Summary: The Science Explorer investigates scientific insights from the field of ayahuasca research, highlighting published study results from MAPS-sponsored research into the therapeutic potential of ayahuasca. “Ayahuasca-assisted therapy was linked with statistically significant improvements in mindfulness and reductions in problematic use of drugs like tobacco, alcohol, and cocaine,” explains Kelly Tatera.
Originally appearing here.
The powerfully psychedelic South American brew typically alters consciousness in the brain for 4 to 8 hours.
For centuries, ayahuasca — a herbal drink made from Amazonian plants — has been said to evoke spiritual and therapeutic experiences among the tea drinker, earning its spot as a tool in healing ceremonies.
Both LSD and magic mushrooms have garnered recent attention as potential treatments for depression and addiction, and just like these hallucinogens, ayahuasca has, too, piqued the interest of Western medicine researchers.
However, the hallucinations induced by ayahuasca are reported to be largely different than those of LSD or mushrooms. According to AsapSCIENCE, most people who take ayahuasca are fully aware that they’re visually hallucinating, and the sounds they hear are usually just intensified versions of the sounds that surround them — no imaginary voices or noises.
Further, while LSD or mushroom users often take the drugs just to have a fun, trippy experience, people often seek out ayahuasca to “reconcile with their thoughts and emotions, as well as past and present traumatic events,” according to the video.
From a biochemical standpoint, it makes sense that ayahuasca can help people with depression. As Scientific American’s Arran Frood explains, the ayahuasca plants contain compounds that alter the concentrations of serotonin in the brain. Since serotonin is one of the brain’s key mood-regulating neurotransmitters, it’s also the target of commercial antidepressants.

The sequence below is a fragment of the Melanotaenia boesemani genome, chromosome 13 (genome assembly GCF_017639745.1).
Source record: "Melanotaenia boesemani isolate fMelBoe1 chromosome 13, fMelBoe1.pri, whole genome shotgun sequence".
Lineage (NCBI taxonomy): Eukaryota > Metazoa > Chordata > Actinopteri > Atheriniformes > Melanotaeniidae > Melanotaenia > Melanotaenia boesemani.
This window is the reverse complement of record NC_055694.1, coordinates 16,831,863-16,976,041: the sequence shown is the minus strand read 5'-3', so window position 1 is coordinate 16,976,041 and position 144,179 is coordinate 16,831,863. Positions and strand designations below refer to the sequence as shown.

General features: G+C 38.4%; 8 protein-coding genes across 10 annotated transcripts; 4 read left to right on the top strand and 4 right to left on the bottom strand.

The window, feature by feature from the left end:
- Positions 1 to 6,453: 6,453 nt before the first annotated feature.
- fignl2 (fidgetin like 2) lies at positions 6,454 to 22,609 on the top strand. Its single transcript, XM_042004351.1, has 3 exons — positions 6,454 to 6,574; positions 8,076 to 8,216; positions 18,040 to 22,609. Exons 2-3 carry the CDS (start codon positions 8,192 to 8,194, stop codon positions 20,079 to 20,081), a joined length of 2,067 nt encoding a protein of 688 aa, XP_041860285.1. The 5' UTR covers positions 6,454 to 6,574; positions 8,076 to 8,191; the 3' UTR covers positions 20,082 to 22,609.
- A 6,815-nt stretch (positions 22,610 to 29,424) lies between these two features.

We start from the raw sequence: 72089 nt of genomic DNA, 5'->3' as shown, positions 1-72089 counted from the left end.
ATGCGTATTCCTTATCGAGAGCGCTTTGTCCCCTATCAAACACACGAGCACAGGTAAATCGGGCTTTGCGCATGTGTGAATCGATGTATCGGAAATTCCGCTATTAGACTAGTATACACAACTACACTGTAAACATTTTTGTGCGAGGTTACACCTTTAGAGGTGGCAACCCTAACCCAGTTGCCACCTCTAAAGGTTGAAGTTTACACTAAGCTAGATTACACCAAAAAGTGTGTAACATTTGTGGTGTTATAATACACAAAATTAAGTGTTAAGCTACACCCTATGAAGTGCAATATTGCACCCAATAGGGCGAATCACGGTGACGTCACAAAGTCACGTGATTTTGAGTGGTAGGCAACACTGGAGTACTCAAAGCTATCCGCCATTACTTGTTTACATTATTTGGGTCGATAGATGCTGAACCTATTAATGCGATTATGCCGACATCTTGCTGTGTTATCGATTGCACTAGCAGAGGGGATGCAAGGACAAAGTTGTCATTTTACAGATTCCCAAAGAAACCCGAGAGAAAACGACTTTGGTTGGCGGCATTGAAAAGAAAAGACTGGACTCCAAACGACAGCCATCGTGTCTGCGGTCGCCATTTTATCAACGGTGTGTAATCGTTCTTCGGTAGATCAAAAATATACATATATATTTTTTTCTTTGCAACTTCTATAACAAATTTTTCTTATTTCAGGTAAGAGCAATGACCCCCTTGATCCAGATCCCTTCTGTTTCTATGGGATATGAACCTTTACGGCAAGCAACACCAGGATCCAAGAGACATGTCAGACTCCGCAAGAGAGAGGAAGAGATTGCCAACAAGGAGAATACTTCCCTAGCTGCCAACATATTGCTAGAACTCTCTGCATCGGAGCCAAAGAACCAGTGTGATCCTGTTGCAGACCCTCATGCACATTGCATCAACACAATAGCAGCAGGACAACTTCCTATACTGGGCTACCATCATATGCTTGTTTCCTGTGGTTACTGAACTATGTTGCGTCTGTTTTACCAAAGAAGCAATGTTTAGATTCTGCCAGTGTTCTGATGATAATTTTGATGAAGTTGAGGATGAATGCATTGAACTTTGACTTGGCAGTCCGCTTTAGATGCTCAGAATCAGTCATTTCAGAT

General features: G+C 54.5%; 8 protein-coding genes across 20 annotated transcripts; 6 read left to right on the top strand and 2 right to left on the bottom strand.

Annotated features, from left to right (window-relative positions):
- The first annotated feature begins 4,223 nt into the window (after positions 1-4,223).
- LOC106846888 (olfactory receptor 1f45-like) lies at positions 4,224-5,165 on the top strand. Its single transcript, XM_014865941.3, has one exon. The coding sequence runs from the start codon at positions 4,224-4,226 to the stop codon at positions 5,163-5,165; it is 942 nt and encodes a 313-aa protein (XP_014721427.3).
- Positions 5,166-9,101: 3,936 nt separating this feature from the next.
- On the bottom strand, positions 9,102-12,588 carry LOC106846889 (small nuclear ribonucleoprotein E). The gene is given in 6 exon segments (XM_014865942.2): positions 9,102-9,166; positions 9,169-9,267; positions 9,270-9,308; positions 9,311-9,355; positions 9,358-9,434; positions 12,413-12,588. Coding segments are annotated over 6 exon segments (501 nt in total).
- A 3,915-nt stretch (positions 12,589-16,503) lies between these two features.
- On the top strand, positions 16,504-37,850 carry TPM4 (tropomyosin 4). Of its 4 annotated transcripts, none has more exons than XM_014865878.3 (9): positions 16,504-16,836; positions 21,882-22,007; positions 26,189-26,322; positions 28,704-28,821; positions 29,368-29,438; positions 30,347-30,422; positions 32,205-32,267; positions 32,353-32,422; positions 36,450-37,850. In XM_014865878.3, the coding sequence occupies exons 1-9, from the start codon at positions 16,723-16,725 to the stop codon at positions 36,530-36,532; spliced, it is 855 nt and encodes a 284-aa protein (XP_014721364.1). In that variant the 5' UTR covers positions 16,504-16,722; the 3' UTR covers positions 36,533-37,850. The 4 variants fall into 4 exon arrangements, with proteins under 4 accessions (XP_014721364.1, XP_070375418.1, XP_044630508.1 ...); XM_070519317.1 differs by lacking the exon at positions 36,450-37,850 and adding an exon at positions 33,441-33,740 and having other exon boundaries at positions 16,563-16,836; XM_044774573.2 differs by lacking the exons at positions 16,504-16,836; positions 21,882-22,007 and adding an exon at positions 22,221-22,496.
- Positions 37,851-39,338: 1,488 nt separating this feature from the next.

The Multidisciplinary Association for Psychedelic Studies (MAPS), one of the leading psychedelic research institutions in the US, conducted the first-ever North American study of the safety and long-term effectiveness of ayahuasca treatment for addiction back in 2013.
According to their study results, ayahuasca-assisted therapy was linked with statistically significant improvements in mindfulness and reductions in problematic use of drugs like tobacco, alcohol, and cocaine.
However, although preliminary study results seem promising, more research is required to confirm whether ayahuasca is a viable option for treating depression and addiction.
The judge’s opinion was damning, but it wasn’t the end of the story. An administrative judge only has the power to recommend a course of action — the ultimate say rests with the administrator. And DEA administrator John Lawn simply assigned MDMA to Schedule I anyhow.
For more ayahuasca knowledge, check out AsapSCIENCE’s video below.